decision and social outcome). But, conversely, think about cases where a decision to implement a technology is made relatively swiftly and implemented with no popular input . . . and then encounters years or decades of popular resistance (aspects of
    nuclear power and radioactive waste disposal are the poster child for this kind of thing.) In such cases, expanded popular involvement at much earlier stages might lead to different upstream R&D or innovation decisions that could ultimately be implemented more expeditiously and with better social results. (Although proving that in the real world might be impossible, since you won’t have the empirical counterfactual to prove how it would have gone without citizen engagement).

    1. Thanks for the clarification Richard. You’re right of course, when you see pTA in a broader context of sustainable development (in terms of development that doesn’t hit catastrophic or severely limiting barriers early on), up-front participation of laypersons certainly has the potential to enable things to go faster (if this is appropriate) and more smoothly in the long run.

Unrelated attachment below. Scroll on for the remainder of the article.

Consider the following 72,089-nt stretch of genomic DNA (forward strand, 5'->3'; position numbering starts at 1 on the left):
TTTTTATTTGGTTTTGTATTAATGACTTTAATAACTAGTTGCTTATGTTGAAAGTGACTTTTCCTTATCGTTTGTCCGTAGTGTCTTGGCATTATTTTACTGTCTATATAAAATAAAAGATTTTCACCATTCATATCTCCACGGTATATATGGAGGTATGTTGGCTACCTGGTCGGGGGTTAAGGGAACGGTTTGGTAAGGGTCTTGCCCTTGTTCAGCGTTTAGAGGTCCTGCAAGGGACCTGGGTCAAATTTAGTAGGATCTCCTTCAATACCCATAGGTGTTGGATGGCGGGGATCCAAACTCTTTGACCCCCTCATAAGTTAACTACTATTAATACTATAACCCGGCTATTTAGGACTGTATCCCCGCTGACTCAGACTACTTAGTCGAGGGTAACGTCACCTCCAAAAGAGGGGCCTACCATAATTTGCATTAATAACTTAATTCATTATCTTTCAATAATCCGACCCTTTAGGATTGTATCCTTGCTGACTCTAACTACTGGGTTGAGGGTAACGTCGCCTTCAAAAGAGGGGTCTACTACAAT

Particularly interesting that you raise the issue of slowing innovation as a potentially good thing in some cases. I think this is an idea that we shy away from in the US, where the dogma of innovation is so deeply entrenched. Yet if citizens are to be empowered to be partners in the process of technology innovation, there has to be this possibility of slowing down “progress” at times – otherwise there is no real empowerment.